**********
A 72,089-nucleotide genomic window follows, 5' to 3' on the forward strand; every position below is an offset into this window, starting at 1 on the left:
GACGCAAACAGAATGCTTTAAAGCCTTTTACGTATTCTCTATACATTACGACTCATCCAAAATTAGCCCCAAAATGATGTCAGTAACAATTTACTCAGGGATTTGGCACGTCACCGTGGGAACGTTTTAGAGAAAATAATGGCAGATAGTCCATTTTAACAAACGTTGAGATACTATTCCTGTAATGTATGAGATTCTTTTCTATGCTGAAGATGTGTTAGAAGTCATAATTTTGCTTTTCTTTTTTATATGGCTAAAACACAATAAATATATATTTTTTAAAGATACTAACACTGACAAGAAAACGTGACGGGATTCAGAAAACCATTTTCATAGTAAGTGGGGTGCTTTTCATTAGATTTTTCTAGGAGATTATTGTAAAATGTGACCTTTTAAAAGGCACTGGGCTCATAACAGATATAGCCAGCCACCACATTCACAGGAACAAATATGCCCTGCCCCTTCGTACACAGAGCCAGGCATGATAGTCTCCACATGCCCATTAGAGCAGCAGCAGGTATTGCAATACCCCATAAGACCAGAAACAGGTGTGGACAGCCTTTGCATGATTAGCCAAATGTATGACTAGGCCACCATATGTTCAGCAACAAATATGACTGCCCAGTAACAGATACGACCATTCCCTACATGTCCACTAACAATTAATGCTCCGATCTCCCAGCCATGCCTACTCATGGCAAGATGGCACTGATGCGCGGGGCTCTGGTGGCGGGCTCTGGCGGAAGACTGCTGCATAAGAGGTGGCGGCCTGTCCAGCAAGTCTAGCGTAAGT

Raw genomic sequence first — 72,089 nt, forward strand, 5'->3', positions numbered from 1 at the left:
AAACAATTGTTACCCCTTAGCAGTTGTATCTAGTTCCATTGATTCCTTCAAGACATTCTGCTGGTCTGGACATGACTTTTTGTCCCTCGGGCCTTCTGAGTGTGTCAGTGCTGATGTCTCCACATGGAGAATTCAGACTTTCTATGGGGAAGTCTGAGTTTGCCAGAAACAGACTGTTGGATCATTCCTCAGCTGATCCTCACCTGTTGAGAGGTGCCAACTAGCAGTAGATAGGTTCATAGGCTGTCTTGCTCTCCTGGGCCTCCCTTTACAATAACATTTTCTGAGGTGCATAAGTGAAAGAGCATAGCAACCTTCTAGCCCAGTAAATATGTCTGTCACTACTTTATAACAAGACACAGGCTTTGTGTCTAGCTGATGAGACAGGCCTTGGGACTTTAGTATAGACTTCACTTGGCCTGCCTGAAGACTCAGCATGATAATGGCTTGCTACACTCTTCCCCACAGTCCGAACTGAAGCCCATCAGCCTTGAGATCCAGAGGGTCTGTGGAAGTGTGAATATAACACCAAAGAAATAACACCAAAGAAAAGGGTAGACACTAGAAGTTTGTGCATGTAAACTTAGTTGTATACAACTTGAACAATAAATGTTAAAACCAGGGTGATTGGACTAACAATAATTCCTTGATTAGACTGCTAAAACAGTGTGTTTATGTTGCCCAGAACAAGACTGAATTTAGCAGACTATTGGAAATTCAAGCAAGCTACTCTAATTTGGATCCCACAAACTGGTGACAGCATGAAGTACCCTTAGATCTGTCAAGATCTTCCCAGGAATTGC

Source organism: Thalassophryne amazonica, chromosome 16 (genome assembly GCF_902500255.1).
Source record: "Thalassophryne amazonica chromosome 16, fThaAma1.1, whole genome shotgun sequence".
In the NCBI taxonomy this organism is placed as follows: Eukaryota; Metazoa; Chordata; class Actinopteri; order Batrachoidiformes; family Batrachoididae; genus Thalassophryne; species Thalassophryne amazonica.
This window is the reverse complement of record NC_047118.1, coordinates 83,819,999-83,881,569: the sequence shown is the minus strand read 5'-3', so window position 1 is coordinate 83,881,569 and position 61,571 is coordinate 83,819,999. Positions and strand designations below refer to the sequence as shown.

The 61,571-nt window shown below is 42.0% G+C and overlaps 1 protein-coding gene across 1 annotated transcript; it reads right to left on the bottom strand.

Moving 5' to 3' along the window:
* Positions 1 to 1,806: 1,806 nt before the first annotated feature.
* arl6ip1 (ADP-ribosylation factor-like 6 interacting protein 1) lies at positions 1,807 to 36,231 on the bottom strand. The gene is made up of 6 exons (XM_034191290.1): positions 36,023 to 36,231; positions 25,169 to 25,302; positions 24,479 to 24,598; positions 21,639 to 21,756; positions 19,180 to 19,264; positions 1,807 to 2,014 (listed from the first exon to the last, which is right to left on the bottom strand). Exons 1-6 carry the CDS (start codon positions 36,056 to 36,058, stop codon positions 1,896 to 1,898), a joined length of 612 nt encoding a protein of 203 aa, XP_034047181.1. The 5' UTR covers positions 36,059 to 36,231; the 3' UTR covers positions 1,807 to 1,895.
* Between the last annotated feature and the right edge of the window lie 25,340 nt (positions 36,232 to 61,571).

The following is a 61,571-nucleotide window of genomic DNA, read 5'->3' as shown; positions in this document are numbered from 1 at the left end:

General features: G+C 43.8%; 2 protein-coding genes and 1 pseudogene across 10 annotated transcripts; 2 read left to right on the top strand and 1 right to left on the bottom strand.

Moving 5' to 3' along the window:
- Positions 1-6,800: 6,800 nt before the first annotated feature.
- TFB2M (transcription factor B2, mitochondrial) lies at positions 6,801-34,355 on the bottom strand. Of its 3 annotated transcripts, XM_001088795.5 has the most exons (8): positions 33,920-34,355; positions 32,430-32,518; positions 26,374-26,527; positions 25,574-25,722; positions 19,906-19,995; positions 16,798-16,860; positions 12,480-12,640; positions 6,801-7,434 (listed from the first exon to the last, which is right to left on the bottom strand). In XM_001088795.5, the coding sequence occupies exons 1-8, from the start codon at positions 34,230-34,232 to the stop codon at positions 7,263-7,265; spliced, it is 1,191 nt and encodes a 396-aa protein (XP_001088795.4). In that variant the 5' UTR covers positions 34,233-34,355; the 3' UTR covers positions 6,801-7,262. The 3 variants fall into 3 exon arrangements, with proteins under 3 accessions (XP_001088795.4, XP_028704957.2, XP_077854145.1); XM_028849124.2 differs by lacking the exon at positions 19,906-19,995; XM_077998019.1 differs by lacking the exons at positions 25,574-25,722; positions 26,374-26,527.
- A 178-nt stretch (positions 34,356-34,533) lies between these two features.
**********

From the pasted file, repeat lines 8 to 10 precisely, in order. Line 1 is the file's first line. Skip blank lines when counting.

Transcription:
This window is the reverse complement of record NC_047118.1, coordinates 83,819,999-83,881,569: the sequence shown is the minus strand read 5'-3', so window position 1 is coordinate 83,881,569 and position 61,571 is coordinate 83,819,999. Positions and strand designations below refer to the sequence as shown.

The 61,571-nt window shown below is 42.0% G+C and overlaps 1 protein-coding gene across 1 annotated transcript; it reads right to left on the bottom strand.

Moving 5' to 3' along the window: